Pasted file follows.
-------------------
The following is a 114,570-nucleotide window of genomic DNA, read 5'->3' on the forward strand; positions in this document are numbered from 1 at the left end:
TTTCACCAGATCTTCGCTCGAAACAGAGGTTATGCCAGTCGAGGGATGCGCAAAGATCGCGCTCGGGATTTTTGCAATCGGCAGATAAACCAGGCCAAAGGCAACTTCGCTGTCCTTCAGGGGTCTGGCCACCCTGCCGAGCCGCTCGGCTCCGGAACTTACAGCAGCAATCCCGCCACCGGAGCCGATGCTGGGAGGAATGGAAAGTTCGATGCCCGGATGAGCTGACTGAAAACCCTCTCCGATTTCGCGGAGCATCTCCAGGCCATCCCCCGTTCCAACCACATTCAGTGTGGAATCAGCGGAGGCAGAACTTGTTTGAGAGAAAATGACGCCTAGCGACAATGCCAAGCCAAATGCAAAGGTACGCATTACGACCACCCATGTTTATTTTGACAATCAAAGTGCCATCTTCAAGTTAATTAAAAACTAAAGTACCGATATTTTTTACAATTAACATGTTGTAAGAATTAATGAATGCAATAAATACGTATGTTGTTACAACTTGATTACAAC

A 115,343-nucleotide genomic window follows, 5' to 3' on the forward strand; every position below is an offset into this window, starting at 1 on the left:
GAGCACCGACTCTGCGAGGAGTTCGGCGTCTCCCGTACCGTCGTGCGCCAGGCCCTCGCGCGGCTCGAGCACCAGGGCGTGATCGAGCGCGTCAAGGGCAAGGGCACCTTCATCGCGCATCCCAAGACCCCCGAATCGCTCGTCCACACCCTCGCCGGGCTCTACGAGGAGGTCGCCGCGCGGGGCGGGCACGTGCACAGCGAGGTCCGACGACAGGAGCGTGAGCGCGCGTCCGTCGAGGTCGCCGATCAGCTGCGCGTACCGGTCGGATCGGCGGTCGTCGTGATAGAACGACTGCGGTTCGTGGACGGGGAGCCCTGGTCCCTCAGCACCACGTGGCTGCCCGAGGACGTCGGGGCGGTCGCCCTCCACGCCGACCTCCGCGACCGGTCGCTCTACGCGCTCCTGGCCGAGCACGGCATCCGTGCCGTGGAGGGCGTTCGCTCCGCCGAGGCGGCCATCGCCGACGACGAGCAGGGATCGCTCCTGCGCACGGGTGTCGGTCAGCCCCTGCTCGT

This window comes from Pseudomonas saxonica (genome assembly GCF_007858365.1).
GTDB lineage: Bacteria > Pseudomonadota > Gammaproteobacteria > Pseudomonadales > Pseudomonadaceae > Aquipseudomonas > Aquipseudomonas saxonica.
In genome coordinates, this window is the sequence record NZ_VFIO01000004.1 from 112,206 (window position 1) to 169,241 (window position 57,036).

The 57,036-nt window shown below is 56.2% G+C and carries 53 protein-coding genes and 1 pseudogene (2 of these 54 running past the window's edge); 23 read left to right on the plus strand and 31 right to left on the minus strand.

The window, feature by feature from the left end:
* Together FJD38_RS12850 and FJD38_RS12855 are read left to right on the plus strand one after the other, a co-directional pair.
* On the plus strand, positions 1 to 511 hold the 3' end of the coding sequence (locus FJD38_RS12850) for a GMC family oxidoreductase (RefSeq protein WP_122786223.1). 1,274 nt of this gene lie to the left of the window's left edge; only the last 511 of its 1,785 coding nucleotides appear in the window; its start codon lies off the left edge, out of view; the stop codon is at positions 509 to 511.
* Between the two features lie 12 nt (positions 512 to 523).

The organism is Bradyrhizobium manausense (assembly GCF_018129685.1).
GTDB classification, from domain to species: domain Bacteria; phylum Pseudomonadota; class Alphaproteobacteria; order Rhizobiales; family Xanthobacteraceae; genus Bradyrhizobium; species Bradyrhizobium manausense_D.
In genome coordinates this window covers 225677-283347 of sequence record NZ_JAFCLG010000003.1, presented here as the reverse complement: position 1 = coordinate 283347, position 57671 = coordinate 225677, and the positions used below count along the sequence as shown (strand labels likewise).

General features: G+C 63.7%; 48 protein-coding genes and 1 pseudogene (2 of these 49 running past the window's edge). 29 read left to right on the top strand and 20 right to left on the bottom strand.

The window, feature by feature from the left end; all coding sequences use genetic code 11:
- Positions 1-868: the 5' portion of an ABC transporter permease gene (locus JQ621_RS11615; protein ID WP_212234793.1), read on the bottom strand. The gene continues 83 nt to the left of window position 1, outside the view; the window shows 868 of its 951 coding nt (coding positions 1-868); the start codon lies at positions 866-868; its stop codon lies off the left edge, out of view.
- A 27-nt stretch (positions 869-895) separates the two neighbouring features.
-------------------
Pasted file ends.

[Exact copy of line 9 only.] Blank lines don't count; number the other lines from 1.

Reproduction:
The window, feature by feature from the left end: